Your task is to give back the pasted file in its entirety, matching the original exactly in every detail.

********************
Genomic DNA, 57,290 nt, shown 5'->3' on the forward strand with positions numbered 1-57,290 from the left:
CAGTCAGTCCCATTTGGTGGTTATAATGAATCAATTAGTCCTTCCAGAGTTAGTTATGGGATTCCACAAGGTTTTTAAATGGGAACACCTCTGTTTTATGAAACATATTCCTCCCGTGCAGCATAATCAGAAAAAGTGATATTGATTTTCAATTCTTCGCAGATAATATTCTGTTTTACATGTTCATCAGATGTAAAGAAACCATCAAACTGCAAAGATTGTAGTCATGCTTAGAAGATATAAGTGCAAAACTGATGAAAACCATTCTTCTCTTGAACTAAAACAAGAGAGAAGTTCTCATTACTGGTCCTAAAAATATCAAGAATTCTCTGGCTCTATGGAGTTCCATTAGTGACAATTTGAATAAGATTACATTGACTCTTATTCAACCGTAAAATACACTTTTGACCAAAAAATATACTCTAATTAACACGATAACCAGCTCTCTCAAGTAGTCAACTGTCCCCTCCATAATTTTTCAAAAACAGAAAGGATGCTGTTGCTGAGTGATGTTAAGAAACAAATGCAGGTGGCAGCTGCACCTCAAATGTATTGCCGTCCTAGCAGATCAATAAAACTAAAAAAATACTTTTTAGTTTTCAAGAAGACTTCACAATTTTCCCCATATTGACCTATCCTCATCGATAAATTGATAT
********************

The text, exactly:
Genomic DNA, 57,290 nt, shown 5'->3' on the forward strand with positions numbered 1-57,290 from the left:
CAGTCAGTCCCATTTGGTGGTTATAATGAATCAATTAGTCCTTCCAGAGTTAGTTATGGGATTCCACAAGGTTTTTAAATGGGAACACCTCTGTTTTATGAAACATATTCCTCCCGTGCAGCATAATCAGAAAAAGTGATATTGATTTTCAATTCTTCGCAGATAATATTCTGTTTTACATGTTCATCAGATGTAAAGAAACCATCAAACTGCAAAGATTGTAGTCATGCTTAGAAGATATAAGTGCAAAACTGATGAAAACCATTCTTCTCTTGAACTAAAACAAGAGAGAAGTTCTCATTACTGGTCCTAAAAATATCAAGAATTCTCTGGCTCTATGGAGTTCCATTAGTGACAATTTGAATAAGATTACATTGACTCTTATTCAACCGTAAAATACACTTTTGACCAAAAAATATACTCTAATTAACACGATAACCAGCTCTCTCAAGTAGTCAACTGTCCCCTCCATAATTTTTCAAAAACAGAAAGGATGCTGTTGCTGAGTGATGTTAAGAAACAAATGCAGGTGGCAGCTGCACCTCAAATGTATTGCCGTCCTAGCAGATCAATAAAACTAAAAAAATACTTTTTAGTTTTCAAGAAGACTTCACAATTTTCCCCATATTGACCTATCCTCATCGATAAATTGATAT